Boots. Standoffs. Titled hats and dust in the wind. The cowboy is one of America’s most famous cultural icons. Known for his skill and die-hard quest for expansion, the cowboy has been represented in pop culture as overwhelmingly white for centuries. But the truth is, just like many of the nation’s untold stories, cowboy culture and traditions have deep roots in the history of Black Texans.
As early as 1825, 25% of Texas’ settler population was enslaved. Herding cattle in what would become the Lone Star State relied heavily on the labor of its enslaved population, setting a trend that African American people would become the most skilled cowhands. Research by the Smithsonian Institution in 2017 found that due to the increased need for cattle herding post-Civil War, one in four cowboys was Black. The rise of the Black cowhand coincided with the burgeoning beef industry in Texas and, despite discrimination, Black people persisted as the nation’s earliest essential laborers.
The introduction of barbed wire fences in the late 1870s put an end to the open range and decreased the need for cowhands. This shift gave birth to the rodeo, where men and women competed to show off their skills and created a sport of their own.
For the past 90 years, the Houston Livestock Show and Rodeo (HLSR) has been a landmark event for both rodeo entertainment and the livestock industry. Hailed as the world’s largest livestock showcase, it welcomes thousands of exhibitors, competitors and millions of fans of all ages and geographies. In 1993, 50 Black Houstonians united to create the HLSR’s Black Heritage Committee to honor the contributions of Black Western pioneers and to serve the Houston community.
Organizations like the Black Professional Cowboys and Cowgirls Association in Crosby, Texas, and the Black Cowboy Museum in Rosenberg have also worked to educate Americans about the diversity within Western heritage. The museum’s founder, Larry Callies, was a cowboy raised in the 1960s in a segregated Southwest Houston and has traced the first cowboys back to present-day Fort Bend County.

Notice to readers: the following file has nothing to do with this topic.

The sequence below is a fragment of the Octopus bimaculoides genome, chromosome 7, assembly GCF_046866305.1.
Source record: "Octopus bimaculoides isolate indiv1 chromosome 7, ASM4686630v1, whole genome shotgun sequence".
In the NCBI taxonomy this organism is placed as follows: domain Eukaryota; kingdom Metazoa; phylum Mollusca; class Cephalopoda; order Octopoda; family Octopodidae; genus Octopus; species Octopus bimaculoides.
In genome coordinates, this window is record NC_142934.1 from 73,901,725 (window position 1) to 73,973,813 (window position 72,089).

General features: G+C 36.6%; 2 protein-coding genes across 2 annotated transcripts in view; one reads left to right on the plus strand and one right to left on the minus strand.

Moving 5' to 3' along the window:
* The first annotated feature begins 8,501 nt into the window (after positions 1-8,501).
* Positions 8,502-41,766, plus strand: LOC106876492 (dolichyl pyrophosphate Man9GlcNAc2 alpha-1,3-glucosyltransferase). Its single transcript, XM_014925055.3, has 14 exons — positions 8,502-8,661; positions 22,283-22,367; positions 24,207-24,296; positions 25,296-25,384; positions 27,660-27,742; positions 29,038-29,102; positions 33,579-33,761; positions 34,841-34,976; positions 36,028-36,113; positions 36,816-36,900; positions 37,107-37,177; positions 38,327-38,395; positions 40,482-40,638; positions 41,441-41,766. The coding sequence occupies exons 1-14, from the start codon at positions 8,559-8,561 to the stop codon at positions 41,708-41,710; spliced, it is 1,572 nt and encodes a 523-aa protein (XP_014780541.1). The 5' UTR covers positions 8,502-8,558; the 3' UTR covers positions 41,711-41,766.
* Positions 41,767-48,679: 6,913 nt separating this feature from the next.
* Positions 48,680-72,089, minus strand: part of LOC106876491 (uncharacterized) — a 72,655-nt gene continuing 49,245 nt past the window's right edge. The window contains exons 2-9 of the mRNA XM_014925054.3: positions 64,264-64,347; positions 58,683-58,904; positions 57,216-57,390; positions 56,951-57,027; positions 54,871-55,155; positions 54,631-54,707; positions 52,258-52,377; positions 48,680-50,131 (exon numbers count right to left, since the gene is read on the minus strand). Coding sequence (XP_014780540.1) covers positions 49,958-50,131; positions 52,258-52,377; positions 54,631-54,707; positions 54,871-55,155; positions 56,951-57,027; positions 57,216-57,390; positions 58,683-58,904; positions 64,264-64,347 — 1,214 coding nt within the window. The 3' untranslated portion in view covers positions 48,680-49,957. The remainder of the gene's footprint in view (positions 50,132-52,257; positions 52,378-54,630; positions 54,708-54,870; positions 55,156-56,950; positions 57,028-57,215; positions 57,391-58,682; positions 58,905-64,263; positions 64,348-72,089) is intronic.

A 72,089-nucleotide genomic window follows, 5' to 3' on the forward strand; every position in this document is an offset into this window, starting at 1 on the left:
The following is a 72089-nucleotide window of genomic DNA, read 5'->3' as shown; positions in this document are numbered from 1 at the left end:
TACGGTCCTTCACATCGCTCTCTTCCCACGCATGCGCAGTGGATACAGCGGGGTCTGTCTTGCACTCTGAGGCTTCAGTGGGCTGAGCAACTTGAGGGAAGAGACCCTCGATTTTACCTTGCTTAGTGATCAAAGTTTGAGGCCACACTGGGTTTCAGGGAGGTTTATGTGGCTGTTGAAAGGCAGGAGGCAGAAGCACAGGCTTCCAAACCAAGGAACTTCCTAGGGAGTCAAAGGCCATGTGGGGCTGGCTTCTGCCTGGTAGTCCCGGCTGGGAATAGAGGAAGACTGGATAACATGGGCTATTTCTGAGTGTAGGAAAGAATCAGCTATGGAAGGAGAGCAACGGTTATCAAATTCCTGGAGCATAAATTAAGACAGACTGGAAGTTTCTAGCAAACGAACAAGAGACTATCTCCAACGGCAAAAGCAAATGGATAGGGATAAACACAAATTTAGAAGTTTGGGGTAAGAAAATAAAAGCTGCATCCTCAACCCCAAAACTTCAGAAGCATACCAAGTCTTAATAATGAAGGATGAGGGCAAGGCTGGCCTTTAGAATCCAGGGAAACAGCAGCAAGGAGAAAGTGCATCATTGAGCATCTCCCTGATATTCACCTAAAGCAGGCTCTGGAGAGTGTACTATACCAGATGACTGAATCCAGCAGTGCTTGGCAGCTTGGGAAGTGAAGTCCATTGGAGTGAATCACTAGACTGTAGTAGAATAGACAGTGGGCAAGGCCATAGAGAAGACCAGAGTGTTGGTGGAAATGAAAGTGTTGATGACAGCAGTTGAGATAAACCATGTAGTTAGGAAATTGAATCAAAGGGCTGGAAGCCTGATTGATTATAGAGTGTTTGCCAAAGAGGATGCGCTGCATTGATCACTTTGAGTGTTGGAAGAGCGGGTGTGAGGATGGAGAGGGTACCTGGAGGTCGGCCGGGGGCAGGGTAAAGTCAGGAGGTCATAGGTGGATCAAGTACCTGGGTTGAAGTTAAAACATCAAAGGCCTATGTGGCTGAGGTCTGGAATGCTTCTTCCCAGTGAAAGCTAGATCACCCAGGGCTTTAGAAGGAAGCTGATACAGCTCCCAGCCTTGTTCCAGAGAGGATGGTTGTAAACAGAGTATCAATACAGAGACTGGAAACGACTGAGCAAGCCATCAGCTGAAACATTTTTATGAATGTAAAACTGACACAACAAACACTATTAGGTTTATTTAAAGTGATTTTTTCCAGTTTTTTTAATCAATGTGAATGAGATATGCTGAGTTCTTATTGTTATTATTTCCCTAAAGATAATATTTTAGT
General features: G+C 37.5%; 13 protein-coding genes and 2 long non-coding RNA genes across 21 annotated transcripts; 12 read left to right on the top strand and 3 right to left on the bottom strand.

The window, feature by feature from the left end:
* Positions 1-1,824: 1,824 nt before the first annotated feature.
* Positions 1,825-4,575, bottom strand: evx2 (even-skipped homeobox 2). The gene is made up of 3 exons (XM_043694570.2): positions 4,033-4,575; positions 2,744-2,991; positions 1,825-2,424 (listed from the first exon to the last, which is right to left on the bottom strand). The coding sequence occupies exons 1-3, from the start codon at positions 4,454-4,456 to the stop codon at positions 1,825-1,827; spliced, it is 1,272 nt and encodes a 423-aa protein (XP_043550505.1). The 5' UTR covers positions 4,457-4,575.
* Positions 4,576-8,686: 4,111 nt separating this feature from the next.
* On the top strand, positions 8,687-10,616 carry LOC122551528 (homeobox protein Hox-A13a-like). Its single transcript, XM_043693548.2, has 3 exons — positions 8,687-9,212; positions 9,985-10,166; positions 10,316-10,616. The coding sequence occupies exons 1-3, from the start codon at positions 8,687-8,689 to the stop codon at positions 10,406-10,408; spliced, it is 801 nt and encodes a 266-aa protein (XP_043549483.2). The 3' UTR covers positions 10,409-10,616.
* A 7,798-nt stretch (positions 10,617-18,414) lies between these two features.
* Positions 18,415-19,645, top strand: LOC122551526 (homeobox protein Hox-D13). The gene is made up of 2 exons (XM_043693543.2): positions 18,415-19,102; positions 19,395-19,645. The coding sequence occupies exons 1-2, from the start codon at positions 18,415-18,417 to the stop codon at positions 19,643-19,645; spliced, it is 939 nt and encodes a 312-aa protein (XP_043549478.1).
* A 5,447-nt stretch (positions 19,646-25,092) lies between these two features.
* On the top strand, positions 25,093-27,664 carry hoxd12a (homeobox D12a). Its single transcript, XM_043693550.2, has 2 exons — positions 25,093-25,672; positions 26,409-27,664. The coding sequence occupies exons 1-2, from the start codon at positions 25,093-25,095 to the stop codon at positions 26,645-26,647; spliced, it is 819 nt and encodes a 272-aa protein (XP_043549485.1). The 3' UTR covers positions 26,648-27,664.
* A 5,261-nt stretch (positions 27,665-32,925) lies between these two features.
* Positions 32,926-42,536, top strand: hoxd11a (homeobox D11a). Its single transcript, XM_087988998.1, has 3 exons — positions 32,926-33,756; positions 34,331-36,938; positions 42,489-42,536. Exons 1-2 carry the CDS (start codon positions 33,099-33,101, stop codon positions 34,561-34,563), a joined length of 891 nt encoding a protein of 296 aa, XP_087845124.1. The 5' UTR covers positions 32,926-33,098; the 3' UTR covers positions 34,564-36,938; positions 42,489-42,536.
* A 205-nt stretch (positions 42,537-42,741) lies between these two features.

“Growing up as a cowboy, it was really tough because Black people didn’t know about the history, and white people didn’t want us to know,” Callies tells Houstonia in a phone interview from Rosenberg. “Despite what was on TV, Black cowboys outnumbered white ones in Texas. Nobody truly knew these things until I opened this museum four years ago. If I didn’t do this, people wouldn’t know what happened.”
Callies’ work with the museum has become pivotal in completing the narrative and honoring figures like Texas-born William “Bill” Pickett — America’s first Black rodeo star who was inducted into the Rodeo Hall of Fame in 1972 and whose legacy is honored with the Bill Pickett Invitational Rodeo, the nation’s longest-running all-Black rodeo that tours cities like Denver, Los Angeles and Fort Worth.
Beyond the rodeo, parades and trail rides, the Western aesthetic has recently resurfaced in popular culture and Texas is the reason why. Musicians, such as Houston’s own Megan thee Stallion, Solange and Beyoncé, have paid tribute to Black Western culture through their visual and fashion choices.
“There’s been a huge shift in the past few years. Netflix came to my museum three years ago and made two movies using the information here. People are finally beginning to recognize the role of the Black cowboy in history,” Callies says.